June 21, 2017
A growing number of hospitals and oncology practices are establishing urgent care centers specifically for cancer patients. The goal is to keep patients out of emergency rooms, which are not only expensive, but also may expose patients to infectious diseases.
The centers are designed to better manage side-effects from traditional cancer treatment (chemotherapy) including severe pain, nausea, fever, and dehydration. Patients have access to same-day appointments and extended hours with oncology specialists, who are better equipped than ER doctors to treat cancer patients.
Johns Hopkins Hospital operates a six-bed urgent care center next to its infusion center. Roughly 80% of cancer patients who receive services at the urgent care center are discharged home, at an average total hospital charge of $1,600. In contrast, only 20% of cancer patients who visit the hospital’s emergency department are released. The remaining 80% end up with an average total hospital discharge of $2,300, plus the cost of the emergency department visit.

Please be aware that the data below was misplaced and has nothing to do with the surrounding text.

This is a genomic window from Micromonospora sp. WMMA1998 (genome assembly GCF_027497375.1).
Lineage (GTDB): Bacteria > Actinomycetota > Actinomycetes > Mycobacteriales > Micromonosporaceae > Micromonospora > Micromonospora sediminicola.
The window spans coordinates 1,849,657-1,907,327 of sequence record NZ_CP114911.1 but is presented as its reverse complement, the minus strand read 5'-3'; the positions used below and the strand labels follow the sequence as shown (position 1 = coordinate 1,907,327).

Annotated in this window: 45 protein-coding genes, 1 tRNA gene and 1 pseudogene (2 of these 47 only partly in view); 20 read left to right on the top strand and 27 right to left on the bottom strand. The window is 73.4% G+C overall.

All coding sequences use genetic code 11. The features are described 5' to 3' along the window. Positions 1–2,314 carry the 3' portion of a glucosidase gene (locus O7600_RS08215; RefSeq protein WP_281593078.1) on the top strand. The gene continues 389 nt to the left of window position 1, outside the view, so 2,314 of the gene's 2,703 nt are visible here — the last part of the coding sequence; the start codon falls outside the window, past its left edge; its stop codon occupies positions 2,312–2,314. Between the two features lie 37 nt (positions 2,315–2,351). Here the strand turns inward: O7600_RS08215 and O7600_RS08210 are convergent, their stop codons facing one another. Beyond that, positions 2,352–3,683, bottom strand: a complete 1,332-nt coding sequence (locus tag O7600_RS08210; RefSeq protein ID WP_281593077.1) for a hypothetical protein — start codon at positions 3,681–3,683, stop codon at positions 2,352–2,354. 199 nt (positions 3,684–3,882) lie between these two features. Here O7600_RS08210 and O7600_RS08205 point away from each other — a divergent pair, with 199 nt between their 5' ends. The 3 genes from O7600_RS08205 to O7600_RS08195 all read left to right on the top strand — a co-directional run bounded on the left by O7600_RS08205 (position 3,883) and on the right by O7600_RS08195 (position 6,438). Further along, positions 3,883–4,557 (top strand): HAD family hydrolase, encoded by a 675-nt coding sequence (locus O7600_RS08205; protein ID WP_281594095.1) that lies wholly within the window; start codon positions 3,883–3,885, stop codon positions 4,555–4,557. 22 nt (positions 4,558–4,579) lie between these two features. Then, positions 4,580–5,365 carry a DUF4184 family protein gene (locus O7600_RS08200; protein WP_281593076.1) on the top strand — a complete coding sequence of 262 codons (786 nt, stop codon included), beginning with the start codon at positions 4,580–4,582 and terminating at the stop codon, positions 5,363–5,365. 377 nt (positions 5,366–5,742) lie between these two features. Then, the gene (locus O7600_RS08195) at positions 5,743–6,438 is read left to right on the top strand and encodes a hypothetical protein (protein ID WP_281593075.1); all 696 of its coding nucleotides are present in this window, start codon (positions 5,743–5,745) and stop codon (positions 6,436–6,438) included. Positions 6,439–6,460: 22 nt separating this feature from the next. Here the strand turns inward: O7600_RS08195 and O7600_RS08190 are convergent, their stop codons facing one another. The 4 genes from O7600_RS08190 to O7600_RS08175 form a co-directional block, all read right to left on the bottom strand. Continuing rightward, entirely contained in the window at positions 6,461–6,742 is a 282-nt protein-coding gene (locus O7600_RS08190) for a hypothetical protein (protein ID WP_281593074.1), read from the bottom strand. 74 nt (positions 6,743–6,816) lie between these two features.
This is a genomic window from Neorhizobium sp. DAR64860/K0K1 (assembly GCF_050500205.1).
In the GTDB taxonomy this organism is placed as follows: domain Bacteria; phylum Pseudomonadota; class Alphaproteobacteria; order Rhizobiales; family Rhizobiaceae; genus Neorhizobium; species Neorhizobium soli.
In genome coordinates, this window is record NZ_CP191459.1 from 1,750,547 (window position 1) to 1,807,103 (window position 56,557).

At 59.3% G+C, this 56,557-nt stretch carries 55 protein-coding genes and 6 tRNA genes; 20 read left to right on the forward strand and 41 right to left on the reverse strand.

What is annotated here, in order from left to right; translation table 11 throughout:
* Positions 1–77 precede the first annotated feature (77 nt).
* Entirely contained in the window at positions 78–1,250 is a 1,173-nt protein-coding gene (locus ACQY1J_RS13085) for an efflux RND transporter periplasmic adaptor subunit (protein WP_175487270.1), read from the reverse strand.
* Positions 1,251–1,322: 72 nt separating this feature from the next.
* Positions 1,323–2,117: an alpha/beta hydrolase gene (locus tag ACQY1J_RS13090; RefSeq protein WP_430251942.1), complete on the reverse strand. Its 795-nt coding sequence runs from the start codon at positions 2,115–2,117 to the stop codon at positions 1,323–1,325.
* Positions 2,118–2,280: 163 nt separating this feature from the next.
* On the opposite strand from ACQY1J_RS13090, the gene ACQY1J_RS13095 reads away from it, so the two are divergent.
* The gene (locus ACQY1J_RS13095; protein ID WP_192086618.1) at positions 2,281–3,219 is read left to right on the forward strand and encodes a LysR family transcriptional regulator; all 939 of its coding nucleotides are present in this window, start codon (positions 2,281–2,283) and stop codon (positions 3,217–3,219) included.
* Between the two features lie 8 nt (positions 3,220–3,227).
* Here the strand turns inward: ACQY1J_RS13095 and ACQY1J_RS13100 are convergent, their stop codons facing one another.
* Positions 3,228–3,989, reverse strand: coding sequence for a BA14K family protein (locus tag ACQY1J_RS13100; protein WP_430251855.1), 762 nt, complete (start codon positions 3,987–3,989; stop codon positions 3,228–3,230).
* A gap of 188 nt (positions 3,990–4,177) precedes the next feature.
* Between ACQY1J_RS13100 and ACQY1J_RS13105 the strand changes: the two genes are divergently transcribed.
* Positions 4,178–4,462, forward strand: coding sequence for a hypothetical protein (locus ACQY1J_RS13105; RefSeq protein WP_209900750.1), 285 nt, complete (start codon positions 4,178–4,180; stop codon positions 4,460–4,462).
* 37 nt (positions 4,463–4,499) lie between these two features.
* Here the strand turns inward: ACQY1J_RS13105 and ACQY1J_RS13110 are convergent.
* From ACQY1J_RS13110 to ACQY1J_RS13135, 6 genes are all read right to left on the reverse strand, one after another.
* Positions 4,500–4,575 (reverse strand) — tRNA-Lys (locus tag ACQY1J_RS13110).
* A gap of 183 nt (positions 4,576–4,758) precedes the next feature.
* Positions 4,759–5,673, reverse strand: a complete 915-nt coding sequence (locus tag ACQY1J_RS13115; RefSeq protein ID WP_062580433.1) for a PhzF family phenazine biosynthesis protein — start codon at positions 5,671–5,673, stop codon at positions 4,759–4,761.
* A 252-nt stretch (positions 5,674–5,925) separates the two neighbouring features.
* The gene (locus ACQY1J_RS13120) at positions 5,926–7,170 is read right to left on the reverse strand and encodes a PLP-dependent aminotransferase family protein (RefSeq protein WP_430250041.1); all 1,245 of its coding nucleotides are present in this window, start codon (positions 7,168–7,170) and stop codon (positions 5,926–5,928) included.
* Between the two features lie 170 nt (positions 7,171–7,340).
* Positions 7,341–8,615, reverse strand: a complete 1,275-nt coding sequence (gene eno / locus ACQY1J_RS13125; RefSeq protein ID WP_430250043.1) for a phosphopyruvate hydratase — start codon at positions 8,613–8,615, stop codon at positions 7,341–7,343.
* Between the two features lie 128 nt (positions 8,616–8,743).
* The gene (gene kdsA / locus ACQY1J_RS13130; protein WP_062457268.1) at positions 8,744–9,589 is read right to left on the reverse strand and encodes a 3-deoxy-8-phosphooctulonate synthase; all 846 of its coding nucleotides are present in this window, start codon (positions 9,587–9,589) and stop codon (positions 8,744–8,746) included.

Other hospitals reporting early successes with urgent care centers specifically for cancer patients include New Mexico Oncology Hematology Consultants in Albuquerque, and and University of Texas Southwestern Medical Center in Dallas.
Last November, CMS issued a new rule that says by 2020, hospitals may be penalized if patients who are receiving outpatient chemotherapy visit the emergency department or are admitted to the hospital.
For questions, comments or concerns, please contact Jennifer Duell Popovec